National Geographic : 2013 Mar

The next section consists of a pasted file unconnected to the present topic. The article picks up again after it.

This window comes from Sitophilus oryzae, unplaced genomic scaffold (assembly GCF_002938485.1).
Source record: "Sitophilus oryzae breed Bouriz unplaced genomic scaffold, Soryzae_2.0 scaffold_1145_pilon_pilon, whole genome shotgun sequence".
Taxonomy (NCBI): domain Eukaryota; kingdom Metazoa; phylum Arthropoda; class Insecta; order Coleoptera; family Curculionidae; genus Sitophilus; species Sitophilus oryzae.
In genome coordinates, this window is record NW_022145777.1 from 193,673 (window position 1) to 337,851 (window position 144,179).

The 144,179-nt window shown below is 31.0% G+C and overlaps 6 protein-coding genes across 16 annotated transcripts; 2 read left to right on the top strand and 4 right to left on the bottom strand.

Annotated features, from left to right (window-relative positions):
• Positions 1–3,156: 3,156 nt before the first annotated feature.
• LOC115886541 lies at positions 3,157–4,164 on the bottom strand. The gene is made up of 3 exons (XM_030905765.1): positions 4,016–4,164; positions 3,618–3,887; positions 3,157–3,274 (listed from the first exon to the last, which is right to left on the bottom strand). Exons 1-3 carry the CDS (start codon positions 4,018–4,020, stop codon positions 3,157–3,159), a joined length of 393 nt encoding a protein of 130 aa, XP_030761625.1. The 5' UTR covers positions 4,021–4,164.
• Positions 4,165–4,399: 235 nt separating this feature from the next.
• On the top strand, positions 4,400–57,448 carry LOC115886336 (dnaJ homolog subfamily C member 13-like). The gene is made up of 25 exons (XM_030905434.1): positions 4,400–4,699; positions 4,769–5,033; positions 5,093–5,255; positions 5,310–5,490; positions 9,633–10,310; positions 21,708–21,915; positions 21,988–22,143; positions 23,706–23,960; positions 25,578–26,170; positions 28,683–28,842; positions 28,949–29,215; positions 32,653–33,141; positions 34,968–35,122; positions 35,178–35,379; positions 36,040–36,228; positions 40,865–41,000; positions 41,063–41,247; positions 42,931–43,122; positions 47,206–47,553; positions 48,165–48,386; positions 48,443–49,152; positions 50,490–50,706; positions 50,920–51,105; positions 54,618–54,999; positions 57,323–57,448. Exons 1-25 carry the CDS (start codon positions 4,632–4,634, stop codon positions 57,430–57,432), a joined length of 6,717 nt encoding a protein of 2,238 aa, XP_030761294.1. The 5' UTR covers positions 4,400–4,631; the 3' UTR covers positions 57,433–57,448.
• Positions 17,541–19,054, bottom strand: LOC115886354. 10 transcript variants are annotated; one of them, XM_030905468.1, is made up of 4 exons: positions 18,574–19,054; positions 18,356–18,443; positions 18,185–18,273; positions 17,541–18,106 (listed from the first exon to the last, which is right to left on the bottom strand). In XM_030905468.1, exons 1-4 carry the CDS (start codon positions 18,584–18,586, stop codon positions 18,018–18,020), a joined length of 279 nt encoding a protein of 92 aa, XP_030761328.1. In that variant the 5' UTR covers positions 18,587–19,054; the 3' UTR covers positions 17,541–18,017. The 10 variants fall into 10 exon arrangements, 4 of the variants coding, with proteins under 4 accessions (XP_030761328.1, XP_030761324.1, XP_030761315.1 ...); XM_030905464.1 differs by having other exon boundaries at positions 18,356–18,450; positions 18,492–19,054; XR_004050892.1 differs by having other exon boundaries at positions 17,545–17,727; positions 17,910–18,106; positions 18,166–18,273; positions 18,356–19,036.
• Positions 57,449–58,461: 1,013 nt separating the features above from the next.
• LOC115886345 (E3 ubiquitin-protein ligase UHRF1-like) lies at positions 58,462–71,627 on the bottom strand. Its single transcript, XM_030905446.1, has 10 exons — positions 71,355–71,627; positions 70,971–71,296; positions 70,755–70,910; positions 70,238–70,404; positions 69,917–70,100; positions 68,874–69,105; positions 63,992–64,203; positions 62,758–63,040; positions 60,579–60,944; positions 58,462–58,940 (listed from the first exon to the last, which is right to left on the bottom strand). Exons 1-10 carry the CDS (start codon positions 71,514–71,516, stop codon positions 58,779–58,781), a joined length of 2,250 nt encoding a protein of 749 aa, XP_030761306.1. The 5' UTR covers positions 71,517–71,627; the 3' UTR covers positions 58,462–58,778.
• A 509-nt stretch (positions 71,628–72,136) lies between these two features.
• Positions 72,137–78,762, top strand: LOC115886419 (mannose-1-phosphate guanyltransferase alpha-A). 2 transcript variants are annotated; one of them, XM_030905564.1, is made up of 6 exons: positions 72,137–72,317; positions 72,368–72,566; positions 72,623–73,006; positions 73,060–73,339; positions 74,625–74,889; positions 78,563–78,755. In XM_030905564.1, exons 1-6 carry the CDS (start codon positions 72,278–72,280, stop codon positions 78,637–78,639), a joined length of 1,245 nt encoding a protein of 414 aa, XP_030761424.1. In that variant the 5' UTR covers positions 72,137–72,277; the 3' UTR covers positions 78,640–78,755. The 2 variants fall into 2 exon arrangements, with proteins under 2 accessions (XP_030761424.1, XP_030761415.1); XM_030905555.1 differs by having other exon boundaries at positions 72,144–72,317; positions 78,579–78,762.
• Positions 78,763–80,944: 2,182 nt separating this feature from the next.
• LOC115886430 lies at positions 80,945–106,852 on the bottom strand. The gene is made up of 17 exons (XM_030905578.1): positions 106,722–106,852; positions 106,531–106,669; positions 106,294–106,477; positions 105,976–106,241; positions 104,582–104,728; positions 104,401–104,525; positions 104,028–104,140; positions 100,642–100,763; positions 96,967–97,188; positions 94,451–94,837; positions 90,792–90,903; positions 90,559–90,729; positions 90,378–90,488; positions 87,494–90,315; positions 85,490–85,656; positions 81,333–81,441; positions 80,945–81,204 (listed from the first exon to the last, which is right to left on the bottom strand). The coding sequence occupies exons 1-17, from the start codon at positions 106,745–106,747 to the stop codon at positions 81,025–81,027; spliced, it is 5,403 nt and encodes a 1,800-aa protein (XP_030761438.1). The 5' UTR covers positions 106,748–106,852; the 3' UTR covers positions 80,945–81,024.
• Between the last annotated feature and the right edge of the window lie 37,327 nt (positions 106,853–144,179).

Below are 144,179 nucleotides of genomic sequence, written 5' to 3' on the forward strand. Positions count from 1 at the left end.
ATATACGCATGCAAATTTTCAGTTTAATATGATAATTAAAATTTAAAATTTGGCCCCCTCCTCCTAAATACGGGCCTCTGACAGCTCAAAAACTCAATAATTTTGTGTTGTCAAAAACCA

116 national geographic • march 2013 three were monkeys. Bonobos preying on other primates: “This is a regular part of the bonobo diet,” Hohmann said. Sexiness, on the other hand, seemed to him less manifest than others, such as de Waal, had claimed. “I could show Frans some of the behav- iors that he would not think are possible in bono- bos,” Hohmann said. Infrequent sex, for instance. Yes, there’s a great diversity of sexual acts in the bonobo repertoire, but “a captive setting really amplifies all these behaviors. Bonobo behavior in the wild is different—must be different—be- cause bonobos are very busy making their living, searching for food.” Hohmann mentioned other points of conven- tional wisdom against which he and Fruth dis- sent, including the notion that bonobo society is held together as a genial sisterhood by female bonding (they consider mother-son bonding at least as important) and the notion that bonobos aren’t aggressive toward one another. Aggression may be rare and muted, he said, but that doesn’t make it unimportant. Consider how subtle hu- man aggression can be. Consider how a single violent act, or merely a mean one, can stick in a person’s memory for years. “I think this is just what applies to bonobo behavior,” he said. Life as a bonobo may be more stressful than it ap- pears. Evidence of hidden anxieties has begun emerging from a hormone study by one of his postdocs, Martin Surbeck. Analyzing fecal and urine samples, such as the ones gathered that morning by Lewis-Bale and Trautmann, Surbeck has found a surprising pattern: high levels of cortisol, a stress-related hormone, in some bonobo males. Cortisol lev- els have been especially elevated among high- ranking males in the presence of estrous females. What does it imply? That a high-ranking bonobo male, walking a fine line between not enough machismo (which could cost him his status among males) and too much machismo (which could cost him his mating opportunities with imperious females), feels stressed by his com- plex situation. Bonobos eschew crude aggres- sion and violence, but they’re not carefree; they use sociosexual behaviors, diverse and relatively frequent, as a means of conflict management. “ This is what makes them different,” Hohmann said, “not that everything is peaceful.” The bonobo is classified as endangered, and though protected by Congolese law, it continues to suffer from all-too-familiar problems, espe- cially hunting for bush meat and habitat loss. Perhaps 15,000 to 20,000 bonobos remain in the wild, some of which are harbored within nation- al parks and reserves, such as Salonga National Park and the Lomako-Yokokala Faunal Reserve. These “protected” areas may or may not provide effective security for bonobos and other wild- life, depending upon realities on the ground— for instance, whether or not guards have been hired and trained, paid their salaries, and sup- plied with adequate weapons to face poachers. Congo suffered severely from its seven decades of Belgian colonialism, followed by three de- cades of Mobutu’s kleptocracy, followed by war; the context that frames all conservation efforts is institutional dysfunction. Among the hostages to this situation is the bonobo, a species native to no country in the world except Congo. If it doesn’t survive in the wild there, it will survive in the wild nowhere. Two people who believe that it can survive are John and Terese Hart, conservationists who came originally to the Congo Basin in the early 1970s. Nowadays the Harts work with a young Congolese staff and a wide range of Congolese partners on a large project known as the TL2 Conservation Landscape, a region that straddles three rivers in eastern Congo and holds not just bonobos but also forest elephants, okapis, and a peculiar, newly discovered monkey called the lesula. Bonobos are still being poached at TL2, John told me, their carcasses often transported life As A BonoBo may be more stressful than it appears.